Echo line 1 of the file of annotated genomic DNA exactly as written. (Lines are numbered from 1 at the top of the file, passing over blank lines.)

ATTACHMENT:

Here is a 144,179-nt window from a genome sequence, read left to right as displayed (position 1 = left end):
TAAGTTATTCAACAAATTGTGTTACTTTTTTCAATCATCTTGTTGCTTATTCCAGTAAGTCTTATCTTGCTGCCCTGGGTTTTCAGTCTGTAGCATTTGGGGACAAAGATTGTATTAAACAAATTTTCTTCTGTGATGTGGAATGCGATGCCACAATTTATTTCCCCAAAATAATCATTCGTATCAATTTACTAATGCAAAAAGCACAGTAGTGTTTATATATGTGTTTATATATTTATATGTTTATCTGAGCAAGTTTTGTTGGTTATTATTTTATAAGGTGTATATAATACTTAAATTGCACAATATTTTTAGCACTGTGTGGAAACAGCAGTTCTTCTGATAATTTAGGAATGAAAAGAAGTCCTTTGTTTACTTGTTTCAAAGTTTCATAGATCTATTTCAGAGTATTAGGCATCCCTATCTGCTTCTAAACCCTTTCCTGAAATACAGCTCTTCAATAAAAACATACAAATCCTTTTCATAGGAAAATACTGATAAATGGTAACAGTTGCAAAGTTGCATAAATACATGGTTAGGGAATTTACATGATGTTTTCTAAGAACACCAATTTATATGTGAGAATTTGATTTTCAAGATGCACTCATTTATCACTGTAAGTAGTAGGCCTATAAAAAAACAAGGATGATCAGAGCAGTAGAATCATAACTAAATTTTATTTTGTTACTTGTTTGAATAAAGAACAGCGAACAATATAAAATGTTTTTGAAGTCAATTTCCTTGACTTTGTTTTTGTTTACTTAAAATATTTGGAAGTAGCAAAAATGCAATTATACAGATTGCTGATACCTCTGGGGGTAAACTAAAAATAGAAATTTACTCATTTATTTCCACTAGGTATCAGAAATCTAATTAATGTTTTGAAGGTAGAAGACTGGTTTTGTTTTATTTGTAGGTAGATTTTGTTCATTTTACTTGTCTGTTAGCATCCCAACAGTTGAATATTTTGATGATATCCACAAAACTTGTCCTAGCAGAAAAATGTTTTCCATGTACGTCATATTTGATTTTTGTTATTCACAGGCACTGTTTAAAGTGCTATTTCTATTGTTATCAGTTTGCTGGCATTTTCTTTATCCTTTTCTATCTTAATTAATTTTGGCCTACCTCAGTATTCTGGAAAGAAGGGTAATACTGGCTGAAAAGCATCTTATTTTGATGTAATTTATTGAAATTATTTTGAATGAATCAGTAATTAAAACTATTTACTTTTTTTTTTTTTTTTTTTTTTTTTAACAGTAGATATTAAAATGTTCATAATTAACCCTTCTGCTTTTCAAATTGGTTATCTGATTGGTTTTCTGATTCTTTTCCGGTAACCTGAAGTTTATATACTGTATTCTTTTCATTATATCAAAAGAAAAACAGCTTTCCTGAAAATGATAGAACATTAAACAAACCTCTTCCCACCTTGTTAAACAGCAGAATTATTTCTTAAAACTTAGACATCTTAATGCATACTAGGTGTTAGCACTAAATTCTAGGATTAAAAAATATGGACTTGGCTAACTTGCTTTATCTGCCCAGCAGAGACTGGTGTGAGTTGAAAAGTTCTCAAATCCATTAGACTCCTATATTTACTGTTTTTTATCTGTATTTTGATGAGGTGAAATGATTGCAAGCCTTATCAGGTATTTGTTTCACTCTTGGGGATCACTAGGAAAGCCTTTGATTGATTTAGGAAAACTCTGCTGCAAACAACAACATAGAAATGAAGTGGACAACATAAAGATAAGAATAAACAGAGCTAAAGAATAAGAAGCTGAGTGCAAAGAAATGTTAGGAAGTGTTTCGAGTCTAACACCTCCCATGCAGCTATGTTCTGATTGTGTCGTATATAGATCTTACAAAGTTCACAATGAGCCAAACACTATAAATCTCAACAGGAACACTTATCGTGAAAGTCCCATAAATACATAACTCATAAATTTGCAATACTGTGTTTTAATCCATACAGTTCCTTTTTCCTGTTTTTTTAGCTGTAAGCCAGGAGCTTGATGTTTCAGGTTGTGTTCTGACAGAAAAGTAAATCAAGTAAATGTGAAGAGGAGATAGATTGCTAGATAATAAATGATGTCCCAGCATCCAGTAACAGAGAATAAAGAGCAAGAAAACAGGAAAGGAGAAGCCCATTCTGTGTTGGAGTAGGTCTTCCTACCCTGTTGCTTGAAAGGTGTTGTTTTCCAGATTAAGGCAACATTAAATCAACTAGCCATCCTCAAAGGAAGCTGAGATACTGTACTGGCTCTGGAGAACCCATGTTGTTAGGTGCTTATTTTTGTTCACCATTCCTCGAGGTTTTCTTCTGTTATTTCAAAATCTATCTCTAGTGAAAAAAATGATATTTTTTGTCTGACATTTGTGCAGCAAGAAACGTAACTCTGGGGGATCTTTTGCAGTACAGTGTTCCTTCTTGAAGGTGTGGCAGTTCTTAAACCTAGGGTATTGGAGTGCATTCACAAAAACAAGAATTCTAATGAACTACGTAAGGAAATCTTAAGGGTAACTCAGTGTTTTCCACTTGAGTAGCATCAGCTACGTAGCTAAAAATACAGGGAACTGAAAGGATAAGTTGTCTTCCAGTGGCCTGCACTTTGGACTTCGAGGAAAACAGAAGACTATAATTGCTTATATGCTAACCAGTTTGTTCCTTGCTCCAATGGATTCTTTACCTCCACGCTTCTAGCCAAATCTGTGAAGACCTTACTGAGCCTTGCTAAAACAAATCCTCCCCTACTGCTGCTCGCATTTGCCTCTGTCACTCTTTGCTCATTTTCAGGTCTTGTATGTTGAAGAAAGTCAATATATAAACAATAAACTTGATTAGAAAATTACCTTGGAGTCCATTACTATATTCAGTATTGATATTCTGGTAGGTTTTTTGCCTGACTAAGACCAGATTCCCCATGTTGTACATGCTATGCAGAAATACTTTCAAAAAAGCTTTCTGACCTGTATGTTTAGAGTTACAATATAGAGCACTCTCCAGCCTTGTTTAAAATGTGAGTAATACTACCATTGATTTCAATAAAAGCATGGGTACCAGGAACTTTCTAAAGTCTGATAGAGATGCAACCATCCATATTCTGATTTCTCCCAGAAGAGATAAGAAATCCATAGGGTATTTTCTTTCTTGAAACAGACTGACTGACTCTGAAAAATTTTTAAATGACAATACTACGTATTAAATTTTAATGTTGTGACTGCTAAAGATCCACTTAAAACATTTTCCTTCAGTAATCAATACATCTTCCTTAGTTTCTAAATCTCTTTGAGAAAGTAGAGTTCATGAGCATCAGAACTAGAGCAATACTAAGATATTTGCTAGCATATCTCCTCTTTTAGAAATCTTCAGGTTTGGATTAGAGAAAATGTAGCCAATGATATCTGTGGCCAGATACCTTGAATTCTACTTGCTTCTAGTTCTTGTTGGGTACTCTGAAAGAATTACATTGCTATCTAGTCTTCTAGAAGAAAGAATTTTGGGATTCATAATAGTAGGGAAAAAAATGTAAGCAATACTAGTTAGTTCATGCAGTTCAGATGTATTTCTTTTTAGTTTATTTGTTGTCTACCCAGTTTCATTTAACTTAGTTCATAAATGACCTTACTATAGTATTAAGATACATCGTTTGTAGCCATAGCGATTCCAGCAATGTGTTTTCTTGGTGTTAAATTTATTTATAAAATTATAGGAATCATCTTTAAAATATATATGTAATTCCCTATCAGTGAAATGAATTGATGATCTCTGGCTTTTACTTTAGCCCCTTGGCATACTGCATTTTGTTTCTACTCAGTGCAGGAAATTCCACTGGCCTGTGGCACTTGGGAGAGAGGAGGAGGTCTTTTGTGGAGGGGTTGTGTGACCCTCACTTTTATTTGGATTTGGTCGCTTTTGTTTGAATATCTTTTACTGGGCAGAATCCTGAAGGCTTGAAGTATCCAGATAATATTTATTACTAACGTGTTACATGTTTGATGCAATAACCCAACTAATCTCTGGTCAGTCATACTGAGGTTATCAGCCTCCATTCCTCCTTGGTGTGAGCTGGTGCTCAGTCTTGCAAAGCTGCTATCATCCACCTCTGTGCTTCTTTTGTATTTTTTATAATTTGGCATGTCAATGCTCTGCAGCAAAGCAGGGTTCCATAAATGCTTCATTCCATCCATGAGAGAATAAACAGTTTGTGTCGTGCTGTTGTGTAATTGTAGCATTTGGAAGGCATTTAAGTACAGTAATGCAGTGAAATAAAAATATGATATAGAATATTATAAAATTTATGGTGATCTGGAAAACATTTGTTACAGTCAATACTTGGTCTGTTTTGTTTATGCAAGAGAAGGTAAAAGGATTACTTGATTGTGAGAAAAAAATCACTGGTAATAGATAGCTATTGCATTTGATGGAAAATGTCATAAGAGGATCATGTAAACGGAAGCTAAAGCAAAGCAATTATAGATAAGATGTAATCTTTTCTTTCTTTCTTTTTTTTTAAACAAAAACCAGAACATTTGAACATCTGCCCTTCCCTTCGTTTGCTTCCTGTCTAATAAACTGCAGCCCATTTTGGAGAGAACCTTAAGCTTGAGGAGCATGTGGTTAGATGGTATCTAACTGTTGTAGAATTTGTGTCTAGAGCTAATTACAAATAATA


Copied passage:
Here is a 144,179-nt window from a genome sequence, read left to right as displayed (position 1 = left end):